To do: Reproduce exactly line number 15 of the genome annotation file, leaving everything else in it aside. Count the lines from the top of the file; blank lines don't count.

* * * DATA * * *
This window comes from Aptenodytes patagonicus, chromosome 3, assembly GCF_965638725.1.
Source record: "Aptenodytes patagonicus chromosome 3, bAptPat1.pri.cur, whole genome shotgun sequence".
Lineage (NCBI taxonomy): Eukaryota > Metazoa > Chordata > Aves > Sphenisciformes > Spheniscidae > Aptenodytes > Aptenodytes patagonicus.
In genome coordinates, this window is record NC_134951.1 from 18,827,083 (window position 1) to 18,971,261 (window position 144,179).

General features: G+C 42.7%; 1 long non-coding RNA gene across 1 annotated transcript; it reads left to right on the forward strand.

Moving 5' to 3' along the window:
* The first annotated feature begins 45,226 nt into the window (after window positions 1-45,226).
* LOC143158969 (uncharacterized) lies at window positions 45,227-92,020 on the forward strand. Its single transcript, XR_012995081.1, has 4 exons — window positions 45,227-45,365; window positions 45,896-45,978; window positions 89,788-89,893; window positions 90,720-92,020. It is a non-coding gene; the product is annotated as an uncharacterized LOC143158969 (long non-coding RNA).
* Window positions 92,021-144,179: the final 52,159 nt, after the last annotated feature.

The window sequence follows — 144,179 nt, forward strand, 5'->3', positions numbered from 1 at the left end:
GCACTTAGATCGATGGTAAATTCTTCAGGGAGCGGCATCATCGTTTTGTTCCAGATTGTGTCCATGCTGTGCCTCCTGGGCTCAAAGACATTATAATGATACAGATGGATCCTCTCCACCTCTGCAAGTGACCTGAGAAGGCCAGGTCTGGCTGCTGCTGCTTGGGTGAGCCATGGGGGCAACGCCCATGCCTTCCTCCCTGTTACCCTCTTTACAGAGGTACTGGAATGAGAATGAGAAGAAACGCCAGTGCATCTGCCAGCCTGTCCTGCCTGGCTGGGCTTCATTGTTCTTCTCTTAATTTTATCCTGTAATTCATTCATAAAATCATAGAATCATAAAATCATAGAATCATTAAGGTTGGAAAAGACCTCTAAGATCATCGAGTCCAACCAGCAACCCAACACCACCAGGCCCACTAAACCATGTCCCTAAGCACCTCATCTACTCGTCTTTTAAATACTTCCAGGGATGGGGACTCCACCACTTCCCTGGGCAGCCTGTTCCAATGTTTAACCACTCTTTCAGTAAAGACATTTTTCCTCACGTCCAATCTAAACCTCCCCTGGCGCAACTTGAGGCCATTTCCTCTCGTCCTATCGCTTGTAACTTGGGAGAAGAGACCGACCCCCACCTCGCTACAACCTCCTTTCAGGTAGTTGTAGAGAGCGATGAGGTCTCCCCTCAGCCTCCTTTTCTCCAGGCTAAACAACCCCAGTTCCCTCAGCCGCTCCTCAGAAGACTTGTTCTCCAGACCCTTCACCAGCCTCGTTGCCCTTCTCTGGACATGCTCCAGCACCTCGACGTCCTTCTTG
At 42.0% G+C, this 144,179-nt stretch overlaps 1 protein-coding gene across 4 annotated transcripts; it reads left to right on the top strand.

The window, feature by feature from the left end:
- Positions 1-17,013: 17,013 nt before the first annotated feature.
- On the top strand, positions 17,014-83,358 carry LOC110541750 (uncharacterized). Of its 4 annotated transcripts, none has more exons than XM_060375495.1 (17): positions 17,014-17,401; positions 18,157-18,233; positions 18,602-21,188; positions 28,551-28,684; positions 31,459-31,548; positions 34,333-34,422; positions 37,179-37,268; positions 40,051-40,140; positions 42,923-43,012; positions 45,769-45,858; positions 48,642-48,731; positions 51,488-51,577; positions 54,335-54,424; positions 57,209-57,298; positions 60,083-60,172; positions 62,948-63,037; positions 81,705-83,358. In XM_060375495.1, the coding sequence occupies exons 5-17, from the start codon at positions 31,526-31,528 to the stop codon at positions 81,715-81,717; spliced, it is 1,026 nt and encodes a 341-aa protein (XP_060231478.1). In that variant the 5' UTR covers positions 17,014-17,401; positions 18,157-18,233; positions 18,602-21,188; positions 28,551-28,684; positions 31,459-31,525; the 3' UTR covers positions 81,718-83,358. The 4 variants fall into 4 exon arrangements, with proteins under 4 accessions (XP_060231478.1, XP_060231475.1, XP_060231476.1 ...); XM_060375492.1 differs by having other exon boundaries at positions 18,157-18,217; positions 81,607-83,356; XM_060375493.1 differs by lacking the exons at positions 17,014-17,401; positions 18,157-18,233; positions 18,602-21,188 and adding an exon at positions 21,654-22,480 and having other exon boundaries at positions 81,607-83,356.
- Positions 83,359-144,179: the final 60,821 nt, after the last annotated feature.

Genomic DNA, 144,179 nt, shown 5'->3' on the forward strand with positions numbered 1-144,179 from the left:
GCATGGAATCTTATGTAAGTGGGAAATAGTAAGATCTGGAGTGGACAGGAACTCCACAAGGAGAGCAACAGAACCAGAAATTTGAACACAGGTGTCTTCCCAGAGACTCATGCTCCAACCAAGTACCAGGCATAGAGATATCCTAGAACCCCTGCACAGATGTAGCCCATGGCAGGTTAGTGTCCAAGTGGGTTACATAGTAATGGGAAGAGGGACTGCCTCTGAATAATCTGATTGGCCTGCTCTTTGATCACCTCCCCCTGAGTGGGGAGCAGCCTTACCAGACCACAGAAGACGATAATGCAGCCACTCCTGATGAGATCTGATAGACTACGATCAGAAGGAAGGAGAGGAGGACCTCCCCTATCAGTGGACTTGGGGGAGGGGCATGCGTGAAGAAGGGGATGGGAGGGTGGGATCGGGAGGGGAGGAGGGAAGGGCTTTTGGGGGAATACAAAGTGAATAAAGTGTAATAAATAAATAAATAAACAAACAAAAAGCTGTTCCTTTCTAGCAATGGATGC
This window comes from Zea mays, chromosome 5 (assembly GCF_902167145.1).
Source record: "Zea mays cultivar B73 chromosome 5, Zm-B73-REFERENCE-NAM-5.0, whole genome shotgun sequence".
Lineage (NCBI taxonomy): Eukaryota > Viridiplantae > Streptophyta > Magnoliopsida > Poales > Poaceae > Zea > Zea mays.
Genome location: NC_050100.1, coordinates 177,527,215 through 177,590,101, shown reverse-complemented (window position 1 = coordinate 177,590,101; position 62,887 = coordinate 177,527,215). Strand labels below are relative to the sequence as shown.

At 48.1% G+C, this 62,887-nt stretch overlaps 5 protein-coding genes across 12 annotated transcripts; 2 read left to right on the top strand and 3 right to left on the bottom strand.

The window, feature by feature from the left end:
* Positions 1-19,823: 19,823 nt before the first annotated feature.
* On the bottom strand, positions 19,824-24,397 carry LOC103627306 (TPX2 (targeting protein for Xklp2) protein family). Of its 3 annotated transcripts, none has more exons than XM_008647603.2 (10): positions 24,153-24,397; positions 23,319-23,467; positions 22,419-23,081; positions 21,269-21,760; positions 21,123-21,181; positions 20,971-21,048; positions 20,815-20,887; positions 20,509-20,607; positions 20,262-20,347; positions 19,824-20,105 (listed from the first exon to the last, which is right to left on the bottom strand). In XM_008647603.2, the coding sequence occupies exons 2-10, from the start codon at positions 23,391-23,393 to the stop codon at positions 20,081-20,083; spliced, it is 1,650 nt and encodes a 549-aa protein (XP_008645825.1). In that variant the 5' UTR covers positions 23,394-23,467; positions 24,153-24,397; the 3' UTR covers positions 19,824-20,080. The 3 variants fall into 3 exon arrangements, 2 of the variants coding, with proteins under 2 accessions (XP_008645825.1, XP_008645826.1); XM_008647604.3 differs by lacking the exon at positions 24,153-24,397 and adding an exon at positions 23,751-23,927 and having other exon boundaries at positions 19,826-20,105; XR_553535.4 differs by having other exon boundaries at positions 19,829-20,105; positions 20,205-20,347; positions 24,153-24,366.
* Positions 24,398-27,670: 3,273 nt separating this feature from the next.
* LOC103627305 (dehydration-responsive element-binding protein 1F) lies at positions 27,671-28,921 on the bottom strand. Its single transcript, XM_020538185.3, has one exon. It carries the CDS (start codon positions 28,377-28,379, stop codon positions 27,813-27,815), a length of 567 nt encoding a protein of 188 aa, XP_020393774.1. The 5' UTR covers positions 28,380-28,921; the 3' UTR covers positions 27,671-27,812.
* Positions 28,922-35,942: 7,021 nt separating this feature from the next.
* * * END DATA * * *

- On the top strand, positions 17,014-83,358 carry LOC110541750 (uncharacterized). Of its 4 annotated transcripts, none has more exons than XM_060375495.1 (17): positions 17,014-17,401; positions 18,157-18,233; positions 18,602-21,188; positions 28,551-28,684; positions 31,459-31,548; positions 34,333-34,422; positions 37,179-37,268; positions 40,051-40,140; positions 42,923-43,012; positions 45,769-45,858; positions 48,642-48,731; positions 51,488-51,577; positions 54,335-54,424; positions 57,209-57,298; positions 60,083-60,172; positions 62,948-63,037; positions 81,705-83,358. In XM_060375495.1, the coding sequence occupies exons 5-17, from the start codon at positions 31,526-31,528 to the stop codon at positions 81,715-81,717; spliced, it is 1,026 nt and encodes a 341-aa protein (XP_060231478.1). In that variant the 5' UTR covers positions 17,014-17,401; positions 18,157-18,233; positions 18,602-21,188; positions 28,551-28,684; positions 31,459-31,525; the 3' UTR covers positions 81,718-83,358. The 4 variants fall into 4 exon arrangements, with proteins under 4 accessions (XP_060231478.1, XP_060231475.1, XP_060231476.1 ...); XM_060375492.1 differs by having other exon boundaries at positions 18,157-18,217; positions 81,607-83,356; XM_060375493.1 differs by lacking the exons at positions 17,014-17,401; positions 18,157-18,233; positions 18,602-21,188 and adding an exon at positions 21,654-22,480 and having other exon boundaries at positions 81,607-83,356.